Colour the universe

Why is the Sun green in a photo taken with a UV camera? We can’t actually see UV light, so the colour of the photo was just chosen to be green!

In this assignment, you can choose any colour scale for an image of space taken to capture a specific wavelength of light. This activity is about making space images more interesting to look at! Which colours make the image look the most interesting?

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Keywords: colour, light, wavelength

Make your own Orrery

Orrery’s are fantastic tools to demonstrate the planetary motions in our Solar System, but rare since they often require an advanced (accurate) clock work to work. It is however straight forward to make one for your self with paper and scissors. The children can colour their own orrery and play with it to explore several interesting phenomena in our Solar System.

Download the pdf and print it, one per child, and follow the instructions printed on the sheet. You will need colours, scissors, split pins (split clips) and a laminator (optional). If you do not have a laminator machine, it is advisable to print the file below on the thickest paper you have available.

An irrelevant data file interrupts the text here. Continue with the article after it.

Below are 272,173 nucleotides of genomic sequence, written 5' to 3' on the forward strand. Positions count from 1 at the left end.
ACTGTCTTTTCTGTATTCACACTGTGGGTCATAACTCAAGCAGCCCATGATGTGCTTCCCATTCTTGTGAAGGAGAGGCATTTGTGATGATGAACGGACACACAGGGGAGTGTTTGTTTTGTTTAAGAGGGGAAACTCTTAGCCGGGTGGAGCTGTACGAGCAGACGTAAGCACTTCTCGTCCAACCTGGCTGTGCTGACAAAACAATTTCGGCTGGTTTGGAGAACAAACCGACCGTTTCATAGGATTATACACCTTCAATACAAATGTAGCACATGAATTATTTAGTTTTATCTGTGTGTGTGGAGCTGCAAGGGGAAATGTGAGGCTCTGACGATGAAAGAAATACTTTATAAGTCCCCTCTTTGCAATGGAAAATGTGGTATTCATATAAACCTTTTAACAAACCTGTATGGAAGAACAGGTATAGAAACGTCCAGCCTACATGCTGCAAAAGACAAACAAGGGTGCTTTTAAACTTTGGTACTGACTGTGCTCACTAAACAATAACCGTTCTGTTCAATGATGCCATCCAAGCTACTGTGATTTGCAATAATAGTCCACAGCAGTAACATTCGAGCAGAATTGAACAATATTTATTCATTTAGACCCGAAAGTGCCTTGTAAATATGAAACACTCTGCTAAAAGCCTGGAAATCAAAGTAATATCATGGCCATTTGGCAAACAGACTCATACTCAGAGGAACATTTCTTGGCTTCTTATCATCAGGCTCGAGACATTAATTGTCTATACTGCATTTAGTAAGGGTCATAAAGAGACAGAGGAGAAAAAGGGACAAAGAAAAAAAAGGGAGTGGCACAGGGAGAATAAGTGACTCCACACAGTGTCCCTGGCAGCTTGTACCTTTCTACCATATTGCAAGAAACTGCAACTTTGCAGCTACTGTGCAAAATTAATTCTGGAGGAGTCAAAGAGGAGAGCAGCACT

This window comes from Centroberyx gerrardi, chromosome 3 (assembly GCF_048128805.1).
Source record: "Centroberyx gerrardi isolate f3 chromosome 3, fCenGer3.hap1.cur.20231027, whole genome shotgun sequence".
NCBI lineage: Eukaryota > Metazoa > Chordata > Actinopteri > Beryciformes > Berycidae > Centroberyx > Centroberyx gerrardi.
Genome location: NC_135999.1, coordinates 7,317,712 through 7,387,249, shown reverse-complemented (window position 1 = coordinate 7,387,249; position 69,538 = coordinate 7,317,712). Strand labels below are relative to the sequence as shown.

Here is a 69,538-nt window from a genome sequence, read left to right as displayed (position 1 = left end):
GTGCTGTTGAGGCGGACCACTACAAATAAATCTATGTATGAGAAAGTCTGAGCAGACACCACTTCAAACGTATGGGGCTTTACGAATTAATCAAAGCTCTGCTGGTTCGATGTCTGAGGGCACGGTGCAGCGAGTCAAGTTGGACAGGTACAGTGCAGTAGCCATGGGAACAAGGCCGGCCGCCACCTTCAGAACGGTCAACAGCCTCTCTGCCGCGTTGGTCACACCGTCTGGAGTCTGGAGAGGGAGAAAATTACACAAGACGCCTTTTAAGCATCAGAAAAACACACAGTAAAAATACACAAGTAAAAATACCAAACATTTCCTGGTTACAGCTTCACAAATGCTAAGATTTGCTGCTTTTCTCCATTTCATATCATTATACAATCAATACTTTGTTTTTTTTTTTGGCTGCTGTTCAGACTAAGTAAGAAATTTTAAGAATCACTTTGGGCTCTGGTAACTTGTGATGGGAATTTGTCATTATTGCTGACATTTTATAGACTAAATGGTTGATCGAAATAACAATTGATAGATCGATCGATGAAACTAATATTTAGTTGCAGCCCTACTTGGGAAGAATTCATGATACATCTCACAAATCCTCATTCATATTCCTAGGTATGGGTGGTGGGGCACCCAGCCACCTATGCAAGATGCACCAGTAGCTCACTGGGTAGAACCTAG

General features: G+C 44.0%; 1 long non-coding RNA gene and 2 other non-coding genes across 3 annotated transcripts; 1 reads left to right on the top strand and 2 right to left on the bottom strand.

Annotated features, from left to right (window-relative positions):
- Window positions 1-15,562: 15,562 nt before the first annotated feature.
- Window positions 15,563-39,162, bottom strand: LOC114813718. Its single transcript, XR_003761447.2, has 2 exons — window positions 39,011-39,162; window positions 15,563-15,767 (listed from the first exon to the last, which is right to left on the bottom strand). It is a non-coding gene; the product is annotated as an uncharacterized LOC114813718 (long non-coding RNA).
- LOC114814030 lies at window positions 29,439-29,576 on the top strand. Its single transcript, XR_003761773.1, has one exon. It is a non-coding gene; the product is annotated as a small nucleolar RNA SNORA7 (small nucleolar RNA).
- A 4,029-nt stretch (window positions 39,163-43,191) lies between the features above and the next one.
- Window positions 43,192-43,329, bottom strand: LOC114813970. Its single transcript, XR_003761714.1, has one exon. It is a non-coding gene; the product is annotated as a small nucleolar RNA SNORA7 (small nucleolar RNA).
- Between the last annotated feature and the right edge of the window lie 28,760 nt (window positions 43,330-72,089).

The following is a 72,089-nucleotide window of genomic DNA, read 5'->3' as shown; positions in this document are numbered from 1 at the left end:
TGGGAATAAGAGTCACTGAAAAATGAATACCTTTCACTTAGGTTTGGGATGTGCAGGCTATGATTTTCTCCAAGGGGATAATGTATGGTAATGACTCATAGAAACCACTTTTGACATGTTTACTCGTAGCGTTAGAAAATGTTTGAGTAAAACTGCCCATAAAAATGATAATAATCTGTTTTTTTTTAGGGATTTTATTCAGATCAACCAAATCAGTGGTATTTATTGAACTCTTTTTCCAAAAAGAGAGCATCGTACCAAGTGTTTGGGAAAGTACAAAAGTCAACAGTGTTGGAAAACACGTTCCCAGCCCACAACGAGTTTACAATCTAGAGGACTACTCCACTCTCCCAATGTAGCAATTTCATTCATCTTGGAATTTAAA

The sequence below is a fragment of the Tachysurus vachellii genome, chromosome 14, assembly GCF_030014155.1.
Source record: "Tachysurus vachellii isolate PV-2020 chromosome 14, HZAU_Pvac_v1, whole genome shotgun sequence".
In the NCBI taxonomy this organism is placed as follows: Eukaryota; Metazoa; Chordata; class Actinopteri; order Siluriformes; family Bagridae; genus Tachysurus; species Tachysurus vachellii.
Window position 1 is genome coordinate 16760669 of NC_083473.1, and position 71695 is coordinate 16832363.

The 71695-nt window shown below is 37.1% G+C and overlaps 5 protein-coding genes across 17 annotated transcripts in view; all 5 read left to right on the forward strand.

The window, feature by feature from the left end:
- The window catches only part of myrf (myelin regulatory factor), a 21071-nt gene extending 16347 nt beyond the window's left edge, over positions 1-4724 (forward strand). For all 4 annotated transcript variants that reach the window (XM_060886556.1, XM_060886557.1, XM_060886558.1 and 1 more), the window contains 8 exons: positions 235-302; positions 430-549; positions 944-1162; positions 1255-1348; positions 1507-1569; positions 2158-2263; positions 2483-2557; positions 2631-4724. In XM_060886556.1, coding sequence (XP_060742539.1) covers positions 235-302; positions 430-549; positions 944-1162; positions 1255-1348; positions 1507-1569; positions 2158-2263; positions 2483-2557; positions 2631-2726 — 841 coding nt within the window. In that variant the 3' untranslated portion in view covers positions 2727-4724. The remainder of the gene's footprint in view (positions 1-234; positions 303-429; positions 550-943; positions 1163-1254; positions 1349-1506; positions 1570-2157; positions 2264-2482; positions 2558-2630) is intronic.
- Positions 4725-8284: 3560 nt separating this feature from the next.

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Keywords: children, paper, scissors, paper clips,

How to identify a meteorite

Did you find a curious looking rock? With the help of these instructions you can investigate if it could be a meteorite (or a meteowrong!). You can also go outdoors and pick any rock for investigation. Or how about hunting micrometeorites?

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Keywords: meteorite, micrometeorite, small solar system bodies

The sky above us

The rotation of the Earth is investigated by observing the length of a toy figure’s shadow in the course of a day.

As an extended task, you can use the Stellarium software to investigate the movements of the Sun. Alternatively, the students can make real observations of the position of the Sun in the sky in the course of a year (the analemma pattern).

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Keywords: sky, diurnal motion, daily motion, shadow, Sun, analemma